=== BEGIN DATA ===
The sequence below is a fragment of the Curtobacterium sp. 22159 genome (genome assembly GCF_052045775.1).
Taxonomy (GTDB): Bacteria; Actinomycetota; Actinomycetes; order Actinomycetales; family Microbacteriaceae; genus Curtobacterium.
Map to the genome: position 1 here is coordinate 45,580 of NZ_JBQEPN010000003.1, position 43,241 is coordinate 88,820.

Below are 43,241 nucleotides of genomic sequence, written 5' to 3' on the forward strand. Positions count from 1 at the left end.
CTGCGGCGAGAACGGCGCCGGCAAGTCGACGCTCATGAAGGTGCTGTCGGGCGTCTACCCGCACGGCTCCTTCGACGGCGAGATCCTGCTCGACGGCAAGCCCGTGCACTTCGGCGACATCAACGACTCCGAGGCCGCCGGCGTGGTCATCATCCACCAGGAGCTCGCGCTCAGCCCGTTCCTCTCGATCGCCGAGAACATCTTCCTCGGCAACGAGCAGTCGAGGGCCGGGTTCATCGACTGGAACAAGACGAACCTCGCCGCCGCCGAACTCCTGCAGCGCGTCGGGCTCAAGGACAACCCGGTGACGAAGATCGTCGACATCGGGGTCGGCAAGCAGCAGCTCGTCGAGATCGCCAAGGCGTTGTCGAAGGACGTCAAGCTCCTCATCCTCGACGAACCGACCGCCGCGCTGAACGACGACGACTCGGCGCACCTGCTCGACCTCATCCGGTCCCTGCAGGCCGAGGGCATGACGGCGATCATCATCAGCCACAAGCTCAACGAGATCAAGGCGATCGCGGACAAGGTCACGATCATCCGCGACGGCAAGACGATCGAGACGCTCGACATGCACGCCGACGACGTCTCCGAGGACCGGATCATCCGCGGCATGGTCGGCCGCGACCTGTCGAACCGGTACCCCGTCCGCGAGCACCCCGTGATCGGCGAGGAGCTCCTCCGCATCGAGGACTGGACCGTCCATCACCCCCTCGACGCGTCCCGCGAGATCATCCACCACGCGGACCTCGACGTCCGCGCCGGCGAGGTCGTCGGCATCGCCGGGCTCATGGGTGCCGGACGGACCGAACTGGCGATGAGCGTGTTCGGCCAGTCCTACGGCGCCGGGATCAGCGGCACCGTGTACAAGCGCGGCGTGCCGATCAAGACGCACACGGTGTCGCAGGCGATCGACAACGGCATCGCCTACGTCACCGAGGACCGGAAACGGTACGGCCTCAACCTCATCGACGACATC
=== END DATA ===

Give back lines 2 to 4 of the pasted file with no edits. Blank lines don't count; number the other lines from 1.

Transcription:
Taxonomy (GTDB): Bacteria; Actinomycetota; Actinomycetes; order Actinomycetales; family Microbacteriaceae; genus Curtobacterium.
Map to the genome: position 1 here is coordinate 45,580 of NZ_JBQEPN010000003.1, position 43,241 is coordinate 88,820.

Below are 43,241 nucleotides of genomic sequence, written 5' to 3' on the forward strand. Positions count from 1 at the left end.